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VISITS & WALKS 2016
MAY 17th GUIDED WALK - BRISTOL AND THE SLAVE TRADE
APRIL 23rd GUIDED WALK AROUND MALMESBURY
JUNE 8th COACH TRIP TO KINGSTON LACEY, DORSET AND SHAFTESBURY
Kingston Lacy House is a 17th century property near Wimborne, built by the flamboyant Bankes family in an Italianate style, and is home to their large collection of paintings and other treasures from across Europe and Egypt.
Above left - Kingston Lacey House and right - Gold Hill made famous by the bread tv commercial of the 70`s
Thirty-five members of the Society enjoyed a day visit by coach to the House, now owned by the National Trust. We were split into small groups and some very knowledgeable guides gave us the stories behind the priceless artworks and furniture. After time exploring the gardens and grounds, the group took a break at Shaftesbury before returning home.
JULY 9th VISITS TO WARTIME AND DEFENCE SITES ON MENDIP
A dozen members first visited a relic of the Cold War that was little known at the time and is even less known to-day. In the late 1950’s the government set up a network of about 1600 monitoring stations across Britain, staffed by the volunteers of the Royal Observer Corps, to determine the position of any nuclear blasts and then to measure the resulting fallout. Few of these stations survive but one, on the Mendips above West Harptree, has been kept in its original condition and is open, by arrangement, to groups of visitors.
At ground level there was little to see, but climbing down a 12ft vertical ladder takes you into a rectangular concrete box slightly smaller than a domestic garage. In the event of attack, this would have been home to three men for a fortnight. Former Chief Observer Mike Parfitt demonstrated how the various items of monitoring equipment operated and explained the communications arrangements. Dating from the pre-digital age, the techniques seemed somewhat primitive but fortunately their efficacy was never put to the test. It was an unusual but interesting place to discover.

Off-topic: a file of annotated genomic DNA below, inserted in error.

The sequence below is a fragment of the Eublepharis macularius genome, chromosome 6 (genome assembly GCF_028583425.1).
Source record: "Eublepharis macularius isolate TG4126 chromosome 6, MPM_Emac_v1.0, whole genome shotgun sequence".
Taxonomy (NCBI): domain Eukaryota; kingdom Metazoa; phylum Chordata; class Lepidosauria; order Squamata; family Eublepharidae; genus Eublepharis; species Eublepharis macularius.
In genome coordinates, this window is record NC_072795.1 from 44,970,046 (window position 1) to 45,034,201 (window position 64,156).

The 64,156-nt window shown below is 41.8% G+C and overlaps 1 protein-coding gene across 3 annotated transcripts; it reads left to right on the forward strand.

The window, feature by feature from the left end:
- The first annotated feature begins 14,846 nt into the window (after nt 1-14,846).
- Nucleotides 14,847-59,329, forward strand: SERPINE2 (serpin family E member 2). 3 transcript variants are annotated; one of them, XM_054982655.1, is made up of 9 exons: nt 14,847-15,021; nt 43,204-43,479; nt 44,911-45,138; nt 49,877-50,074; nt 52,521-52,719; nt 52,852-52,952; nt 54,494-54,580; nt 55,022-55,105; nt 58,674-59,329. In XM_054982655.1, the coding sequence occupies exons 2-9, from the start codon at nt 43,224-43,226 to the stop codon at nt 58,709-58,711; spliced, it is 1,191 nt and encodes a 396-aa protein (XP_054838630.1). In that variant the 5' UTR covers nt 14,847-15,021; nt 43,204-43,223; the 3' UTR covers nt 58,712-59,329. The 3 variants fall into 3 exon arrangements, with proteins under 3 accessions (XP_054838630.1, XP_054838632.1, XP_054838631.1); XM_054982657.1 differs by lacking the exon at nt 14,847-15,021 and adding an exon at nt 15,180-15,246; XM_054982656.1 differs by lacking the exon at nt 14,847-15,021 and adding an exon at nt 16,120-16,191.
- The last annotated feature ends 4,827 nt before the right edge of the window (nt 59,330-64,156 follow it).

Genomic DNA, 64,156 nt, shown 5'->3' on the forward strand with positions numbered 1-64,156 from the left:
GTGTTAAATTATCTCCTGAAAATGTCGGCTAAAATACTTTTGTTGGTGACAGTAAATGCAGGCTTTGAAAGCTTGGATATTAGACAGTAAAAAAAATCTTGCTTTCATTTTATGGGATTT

Above left - Mike Parfitt demonstrates how the direction finding sensor worked. Right - The underground bunker
AUGUST 6th VISIT TO CLAVERTON PUMPING STATION
A group of about twenty members and friends visited this unique piece of engineering on a very warm day. Our guides explained how canal engineer John Rennie designed the pumping station to lift water from the Avon a height of 48ft/15m up to the Kennet & Avon Canal to provide sufficient water to operate the locks at Bath. A huge waterwheel uses the power of the river water to drive two 18inch/46cm diameter lift pumps which move water from the mill leat to the canal. The inside of the pumping station is dominated by the twin 18ft/5m long rocking beams that operate the pumps and the drive wheels that transfer the power from the water wheel to them. Some alterations have made over the years, particularly to the water wheel, but the simplicity of the concept enabled the pumping station to operate continuously from 1813 to 1952 - and all without consuming any fuel. It is an impressive piece of machinery and is today maintained and operated for display purposes by a small group, of dedicated volunteers.
The mechanism explained
SEPTEMBER 14th COACH TRIP TO BLACK COUNTRY LIVING MUSEUM
An unseasonably warm day made exploring the many reconstructed Victorian-era houses, shops and workshops at the Museum very enjoyable, while those wanting to cool down sampled the local ale in the sawdust-strewn pub or took a boat ride into the limestone caverns next to the site. The Museum covers a 26-acre site and many of the buildings, including shops and the school, are staffed by very knowledgeable guides in period dress to give an insight into 19th and early 20th century industrial life. Many of the practices and products continued into the 1940s and 50s so it was a visit that brought back memories for many people in the party.
Above left - Main Street and right - boat trip through the many tunnels